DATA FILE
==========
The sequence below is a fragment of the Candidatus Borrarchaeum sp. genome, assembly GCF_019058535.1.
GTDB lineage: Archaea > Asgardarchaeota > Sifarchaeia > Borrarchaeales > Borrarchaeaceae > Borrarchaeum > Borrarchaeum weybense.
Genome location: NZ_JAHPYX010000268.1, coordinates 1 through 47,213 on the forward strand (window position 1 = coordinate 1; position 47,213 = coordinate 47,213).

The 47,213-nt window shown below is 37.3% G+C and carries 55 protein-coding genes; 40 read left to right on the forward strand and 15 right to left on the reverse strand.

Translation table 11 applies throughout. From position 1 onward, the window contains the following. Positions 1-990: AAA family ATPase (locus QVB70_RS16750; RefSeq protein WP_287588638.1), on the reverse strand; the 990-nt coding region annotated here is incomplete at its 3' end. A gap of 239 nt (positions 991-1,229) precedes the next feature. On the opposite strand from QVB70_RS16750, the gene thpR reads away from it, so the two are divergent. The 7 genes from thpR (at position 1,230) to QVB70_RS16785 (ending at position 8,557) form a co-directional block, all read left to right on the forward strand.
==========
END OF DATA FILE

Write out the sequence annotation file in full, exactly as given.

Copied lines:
The sequence below is a fragment of the Candidatus Borrarchaeum sp. genome, assembly GCF_019058535.1.
GTDB lineage: Archaea > Asgardarchaeota > Sifarchaeia > Borrarchaeales > Borrarchaeaceae > Borrarchaeum > Borrarchaeum weybense.
Genome location: NZ_JAHPYX010000268.1, coordinates 1 through 47,213 on the forward strand (window position 1 = coordinate 1; position 47,213 = coordinate 47,213).

The 47,213-nt window shown below is 37.3% G+C and carries 55 protein-coding genes; 40 read left to right on the forward strand and 15 right to left on the reverse strand.

Translation table 11 applies throughout. From position 1 onward, the window contains the following. Positions 1-990: AAA family ATPase (locus QVB70_RS16750; RefSeq protein WP_287588638.1), on the reverse strand; the 990-nt coding region annotated here is incomplete at its 3' end. A gap of 239 nt (positions 991-1,229) precedes the next feature. On the opposite strand from QVB70_RS16750, the gene thpR reads away from it, so the two are divergent. The 7 genes from thpR (at position 1,230) to QVB70_RS16785 (ending at position 8,557) form a co-directional block, all read left to right on the forward strand.